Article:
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Topic: Powhatan

Chief William Terrill Bradby, Pamunkey

Powhatan Featherwork

We now come to what is perhaps the most interesting topic in the material life of the southern tribes, the woven feather technique. An art so ancient and so elaborate can hardly be expected to have persisted from colonial times down to the present day where the process of deculturation among the conquered tribes has gone so far. But surprising as it is, the Virginia Indians have not entirely forgotten, nor even lost, the art of weaving feathers into the foundation of textile fabrics. The antiquity of the woven-feather technique is attested by virtually all the authors of the old

Recent Pamunkey pipes.

Powhatan Pottery

First let us look over the material from the Virginia tidewater area. Everywhere here from the southern boundary of Virginia by actual observation, north-ward even through the Delaware valley, the pot-sherds are almost identical in material, decoration and color. Holmes has appropriately called the ceramics of the tidewater “the Algonquian type.” On the Pamunkey, Mattaponi, Rappahannock, James, and Chickahominy rivers it is all the same, the rims, decorations, and ingredients being practically uniform within a certain range of variation.

Dugout canoe of the Pamunkey in course of construction.

Powhatan Canoes

The means provided by the Powhatan tribes for transporting themselves about in their marshy wastes was the dugout canoe. This article describes these canoes, their method of manufacture, and provides pictures of them and their paddles.

Pamunkey fishermen returning from their nets.

Powhatan Fishing Customs

The Powhatan tribes still adhere to some fishing practices worth mentioning. Until not long ago fish fences were employed. These were chiefly for sturgeon, but now this splendid fish is so scarce that whereas thirty years ago from three to six a day during July and August would be taken, now the record is three a season by six boats fishing the same period. Captain John Smith mentions 52 and 68 being taken ”at a draught.” 1Smith’s account of Virginia in Tyler, L. G., Narratives of Early Virginia, New York, 1907, p. 85. The Virginia explorers noted the great abundance

Pamunkey hunter demonstrating method of calling wild turkey with a wing-bone call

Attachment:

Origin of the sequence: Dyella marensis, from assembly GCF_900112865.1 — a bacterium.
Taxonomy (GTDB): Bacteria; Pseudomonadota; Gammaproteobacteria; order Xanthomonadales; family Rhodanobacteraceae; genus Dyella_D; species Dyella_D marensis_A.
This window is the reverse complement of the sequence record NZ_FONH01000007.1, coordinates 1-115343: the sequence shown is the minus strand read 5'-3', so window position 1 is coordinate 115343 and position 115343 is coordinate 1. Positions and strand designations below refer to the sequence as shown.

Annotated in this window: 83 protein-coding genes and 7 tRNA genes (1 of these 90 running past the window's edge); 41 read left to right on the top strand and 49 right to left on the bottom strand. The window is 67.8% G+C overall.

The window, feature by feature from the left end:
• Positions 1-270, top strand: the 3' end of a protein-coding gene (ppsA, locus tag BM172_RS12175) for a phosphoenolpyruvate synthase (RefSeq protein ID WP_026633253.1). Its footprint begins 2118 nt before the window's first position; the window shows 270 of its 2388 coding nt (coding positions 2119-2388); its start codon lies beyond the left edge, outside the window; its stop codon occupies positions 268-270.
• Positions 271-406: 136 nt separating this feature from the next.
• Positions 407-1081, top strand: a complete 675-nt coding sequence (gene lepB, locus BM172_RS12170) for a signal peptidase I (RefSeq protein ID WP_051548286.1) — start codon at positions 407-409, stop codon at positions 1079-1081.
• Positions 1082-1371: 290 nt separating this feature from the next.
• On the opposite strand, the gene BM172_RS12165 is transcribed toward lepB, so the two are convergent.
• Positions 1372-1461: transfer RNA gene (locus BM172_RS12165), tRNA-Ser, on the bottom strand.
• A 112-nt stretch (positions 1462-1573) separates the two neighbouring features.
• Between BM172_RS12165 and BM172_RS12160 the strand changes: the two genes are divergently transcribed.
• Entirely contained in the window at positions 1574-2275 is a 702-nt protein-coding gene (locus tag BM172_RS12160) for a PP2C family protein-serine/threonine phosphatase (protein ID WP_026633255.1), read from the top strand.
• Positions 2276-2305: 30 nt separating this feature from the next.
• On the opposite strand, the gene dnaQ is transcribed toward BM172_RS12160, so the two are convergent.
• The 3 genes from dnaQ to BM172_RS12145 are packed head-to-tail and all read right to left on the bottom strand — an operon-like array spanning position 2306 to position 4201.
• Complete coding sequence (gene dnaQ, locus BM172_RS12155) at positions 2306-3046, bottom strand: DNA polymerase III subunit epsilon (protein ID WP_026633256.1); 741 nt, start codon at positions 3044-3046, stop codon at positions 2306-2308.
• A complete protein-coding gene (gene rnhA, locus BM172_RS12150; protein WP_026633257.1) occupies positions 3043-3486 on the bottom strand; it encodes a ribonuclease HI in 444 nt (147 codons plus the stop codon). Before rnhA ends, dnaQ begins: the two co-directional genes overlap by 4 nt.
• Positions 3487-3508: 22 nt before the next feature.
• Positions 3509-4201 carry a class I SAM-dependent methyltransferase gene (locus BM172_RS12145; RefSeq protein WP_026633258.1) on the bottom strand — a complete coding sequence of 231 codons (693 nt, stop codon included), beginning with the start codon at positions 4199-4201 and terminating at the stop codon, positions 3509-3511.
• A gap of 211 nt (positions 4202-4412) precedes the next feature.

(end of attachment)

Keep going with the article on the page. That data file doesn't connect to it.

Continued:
A Pamunkey Turkey Hunt

A scene from the work of a day of one of the hunters (Paul Miles) will convey a picture of life at Pamunkey and help to give a background for an understanding of living conditions.

Chickahominy boy with "sora horses" of iron

Powhatan Hunting Customs

The marsh and swamp area of tidewater Virginia is extensive. For many miles both banks of the rivers are bordered by lowlands, which are inundated by the tides. In nearly all the rivers this occurs as far as 60 to 70 miles from Chesapeake Bay. Some of these tracts are marshy flats covered with a growth of dock, rushes, and cattails. Others are overgrown with virgin forests of cypress, swamp oak, swamp gum, maple, and red birch. In the picturesque vernacular of the region such are called “low grounds.” In some places the swamps extend continuously from one to three

The Question of the Maternal Clan

Speck argues against the question of a possible maternal clan in the Powhatan Confederacy, based upon some form of social grouping determined on the mother’s side.

Opechancanough

Opechancanough and Don Luis

Jamestown was founded in 1607 on land recently conquered by the Powhatan Confederacy. Movies about Pocahontas have given the impression that the “Powhatan Indians” were concentrated on the Chesapeake Bay.  They were not. The villages on the coastline of the Chesapeake were the vassals of the Pamunkey Indians, who forged the confederacy. 1Egloff, Keith and Deborah Woodward, First People: The Early Indians of Virginia, Charlottesville, VA: University Press of Virginia, 1992. The capital of the confederacy, Werowocomoco, was originally on the north side of the York River, not near Jamestown. Note that the town’s name ends with “moko” which is very

The Rickohockens’ Role in Native American Slavery

During the Third Powhatan War (1644-1646) warriors of the Rickohocken tribe, living near the headwaters of the James River, formed an alliance with Powhatan. They massacred all whites that they encountered as they marched down the James Valley. Over 500 white settlers were killed by the Native alliance. The Rickohockens probably would have destroyed the capital in Jamestown had not they run out of arrows. The colonists counter-attacked with firearms and steel weapons. The Rickohockens sued for peace. In order to keep the Rickohockens from attacking the English colonists again, Royal Governor William Berkeley, began making trade contracts with them